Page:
We arrived in the green valley exhausted, but were excited to hop the last river knowing we had a celebratory beer waiting.Although we were thoroughly worn out, the decision was made to head back to the cliffs and climb a couple routes before crashing for the night.Tthe following day we turned our attention to some beach time. We set off for Pichilemu, one of Chile’s most famous surf and beach spots.Upon arrival we bore witness to unique and dangerous surfing conditions. Every 10 years or so, el nino events remove important sands from the beaches to maintain safe currents. We happened to arrive in a season where the currents were dangerously strong. And even more importantly, the lack of locals in the water gave the ultimate warning to avoid surfing the popular point breaks. Despite this, we enjoyed some safe beginner waves and the beach along with hundreds of other Chileans on their summer vacation.Now recovered from our mountain adventures and bellies full of delicious seafood, we drove to the popular Valle de los Condores (Valley of the Condors) to rock climb.We found an incredible camping spot where we stayed 4 days while climbing with other travelers and locals.The setting was phenomenal, with waterfalls and hidden tiers of rock around every corner. Although the nights were cold, the weather throughout the day was perfect for climbing. One day had extra adventure as we descended a via ferrata to arrive at the wall to climb, followed by ascending it again to finish the day.After getting our fill and vowing to return to yet another Chilean gem, it was time to say good-bye and drop Shawn off at the bus stop so he could make his flight back. Heading south, we stopped in the city of Temuco where a large majority of the famous Mapuche indigenous group live.Matt had been observing a small coolant leak in the van so we lucked our way into visiting a fellow Vanagon enthusiast who willingly helped us replace our water pump with an extra we had carried with us.Jorge and his wife Laura represent yet another example of kindness and hospitality. After the repair, Jorge invited us over for some Chilean wine and a bite to eat. We gave them a proper tour of the van and they loved it.With the van ready to go, we shot south and east quickly in order to get to another climbing gem, Cochamo, during a good weather window. Along the way we had great views of Volcano Osorno and the surrounding Lakes District. Considered the Yosemite of Chile, we were excited to see the place that so many people had talked about. The journey was tough with heavy packs in the muddy trails and trenches.We couldn’t believe our eyes when we saw the first dome! To arrive at our reserved camp, we even had to cross the river with a cable car.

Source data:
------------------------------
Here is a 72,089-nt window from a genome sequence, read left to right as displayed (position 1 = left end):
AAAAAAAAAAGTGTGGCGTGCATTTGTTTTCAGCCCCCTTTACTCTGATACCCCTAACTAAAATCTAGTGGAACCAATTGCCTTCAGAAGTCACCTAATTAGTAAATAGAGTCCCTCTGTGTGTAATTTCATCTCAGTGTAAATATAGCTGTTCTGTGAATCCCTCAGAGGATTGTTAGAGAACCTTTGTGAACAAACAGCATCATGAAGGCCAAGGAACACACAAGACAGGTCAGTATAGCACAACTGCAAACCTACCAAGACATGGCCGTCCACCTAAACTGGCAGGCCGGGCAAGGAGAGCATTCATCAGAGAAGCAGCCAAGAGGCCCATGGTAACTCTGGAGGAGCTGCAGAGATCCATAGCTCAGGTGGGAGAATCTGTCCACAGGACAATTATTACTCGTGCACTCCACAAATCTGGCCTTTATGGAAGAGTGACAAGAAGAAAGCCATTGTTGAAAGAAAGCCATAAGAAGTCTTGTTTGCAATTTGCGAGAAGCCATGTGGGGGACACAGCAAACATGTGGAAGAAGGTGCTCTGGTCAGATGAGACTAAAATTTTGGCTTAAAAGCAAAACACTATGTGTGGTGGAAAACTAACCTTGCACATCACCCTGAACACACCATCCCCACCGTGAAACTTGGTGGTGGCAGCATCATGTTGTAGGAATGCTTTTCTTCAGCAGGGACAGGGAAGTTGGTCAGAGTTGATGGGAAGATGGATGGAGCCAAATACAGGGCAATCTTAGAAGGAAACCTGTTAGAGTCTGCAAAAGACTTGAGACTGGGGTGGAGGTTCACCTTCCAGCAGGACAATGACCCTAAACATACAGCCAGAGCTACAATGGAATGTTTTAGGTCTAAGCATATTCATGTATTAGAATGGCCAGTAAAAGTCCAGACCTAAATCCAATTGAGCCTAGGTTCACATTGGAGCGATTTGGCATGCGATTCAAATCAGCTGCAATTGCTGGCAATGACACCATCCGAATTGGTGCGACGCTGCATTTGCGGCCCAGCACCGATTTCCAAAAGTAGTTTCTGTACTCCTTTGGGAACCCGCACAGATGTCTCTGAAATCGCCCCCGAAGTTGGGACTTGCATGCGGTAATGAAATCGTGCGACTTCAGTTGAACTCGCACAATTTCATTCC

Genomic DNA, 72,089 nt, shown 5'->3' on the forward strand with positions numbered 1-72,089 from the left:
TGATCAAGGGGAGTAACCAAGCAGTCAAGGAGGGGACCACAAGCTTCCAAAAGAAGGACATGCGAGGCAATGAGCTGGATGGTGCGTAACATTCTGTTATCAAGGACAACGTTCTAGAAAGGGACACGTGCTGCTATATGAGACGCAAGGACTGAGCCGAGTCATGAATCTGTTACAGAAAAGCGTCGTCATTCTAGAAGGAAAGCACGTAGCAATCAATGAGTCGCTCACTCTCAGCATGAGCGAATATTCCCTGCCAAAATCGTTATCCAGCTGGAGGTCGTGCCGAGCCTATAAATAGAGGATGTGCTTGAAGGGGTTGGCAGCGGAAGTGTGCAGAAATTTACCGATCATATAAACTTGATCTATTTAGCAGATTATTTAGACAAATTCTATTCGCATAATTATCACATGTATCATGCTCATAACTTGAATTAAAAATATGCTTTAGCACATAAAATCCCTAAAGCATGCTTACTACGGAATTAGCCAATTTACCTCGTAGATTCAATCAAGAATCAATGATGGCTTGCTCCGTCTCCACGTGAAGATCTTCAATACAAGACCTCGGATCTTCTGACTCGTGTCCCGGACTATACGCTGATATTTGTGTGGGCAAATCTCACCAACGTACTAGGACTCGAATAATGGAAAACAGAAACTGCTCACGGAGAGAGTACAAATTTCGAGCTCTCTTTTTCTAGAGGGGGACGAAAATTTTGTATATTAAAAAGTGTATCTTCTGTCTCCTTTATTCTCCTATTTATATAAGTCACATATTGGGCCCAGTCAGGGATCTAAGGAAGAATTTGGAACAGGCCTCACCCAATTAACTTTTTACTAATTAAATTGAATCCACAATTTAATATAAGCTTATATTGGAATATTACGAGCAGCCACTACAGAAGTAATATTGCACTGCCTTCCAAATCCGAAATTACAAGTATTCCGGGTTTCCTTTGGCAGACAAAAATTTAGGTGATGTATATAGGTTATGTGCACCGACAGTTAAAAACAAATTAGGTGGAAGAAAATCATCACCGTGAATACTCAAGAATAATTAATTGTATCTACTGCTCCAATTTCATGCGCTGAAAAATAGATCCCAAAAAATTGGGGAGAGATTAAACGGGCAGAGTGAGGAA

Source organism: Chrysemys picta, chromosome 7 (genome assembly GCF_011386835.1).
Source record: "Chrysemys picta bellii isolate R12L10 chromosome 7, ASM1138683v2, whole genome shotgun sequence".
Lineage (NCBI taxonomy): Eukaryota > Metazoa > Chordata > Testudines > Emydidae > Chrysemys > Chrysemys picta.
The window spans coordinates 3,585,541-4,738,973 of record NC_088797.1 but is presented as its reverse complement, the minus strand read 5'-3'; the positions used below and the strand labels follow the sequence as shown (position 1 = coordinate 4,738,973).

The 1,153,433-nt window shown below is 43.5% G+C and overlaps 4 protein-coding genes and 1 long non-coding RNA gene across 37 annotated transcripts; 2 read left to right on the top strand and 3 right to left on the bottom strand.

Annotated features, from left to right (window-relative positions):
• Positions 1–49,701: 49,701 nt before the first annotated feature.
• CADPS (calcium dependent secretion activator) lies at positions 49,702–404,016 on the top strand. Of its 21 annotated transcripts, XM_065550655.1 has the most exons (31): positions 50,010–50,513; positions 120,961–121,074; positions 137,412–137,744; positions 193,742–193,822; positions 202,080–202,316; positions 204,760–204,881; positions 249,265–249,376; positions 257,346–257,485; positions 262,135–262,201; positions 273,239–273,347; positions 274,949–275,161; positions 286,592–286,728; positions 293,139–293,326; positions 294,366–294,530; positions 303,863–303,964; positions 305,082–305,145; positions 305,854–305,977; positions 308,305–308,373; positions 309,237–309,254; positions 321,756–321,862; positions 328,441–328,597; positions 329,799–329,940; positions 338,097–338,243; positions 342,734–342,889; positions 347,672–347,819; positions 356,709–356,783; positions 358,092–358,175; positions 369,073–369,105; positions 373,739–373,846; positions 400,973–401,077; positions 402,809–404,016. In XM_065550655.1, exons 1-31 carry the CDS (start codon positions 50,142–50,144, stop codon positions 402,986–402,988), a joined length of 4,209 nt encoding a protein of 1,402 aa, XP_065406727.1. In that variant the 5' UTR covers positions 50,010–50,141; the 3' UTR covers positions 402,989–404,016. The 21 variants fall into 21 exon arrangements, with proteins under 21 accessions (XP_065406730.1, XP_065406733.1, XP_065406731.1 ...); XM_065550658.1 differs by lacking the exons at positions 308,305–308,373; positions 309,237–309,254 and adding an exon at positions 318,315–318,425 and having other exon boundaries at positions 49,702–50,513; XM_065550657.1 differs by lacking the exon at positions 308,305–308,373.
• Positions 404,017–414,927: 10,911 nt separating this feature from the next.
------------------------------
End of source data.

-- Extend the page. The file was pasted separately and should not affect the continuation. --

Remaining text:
We settled into to our gorgeous valley camp and sought out some fellow climbers to get some info on a route to climb. The following day, we needed to ascend to the higher valleys in order to start a climb.But because of the heavy packs and distance to travel, we spent a night under a huge boulder before climbing our selected route.With a beautiful day to take advantage of, we ascended the world class granite and enjoyed the valley views below.Arriving at the summit we shared the views with a pair of condors flying closely overhead.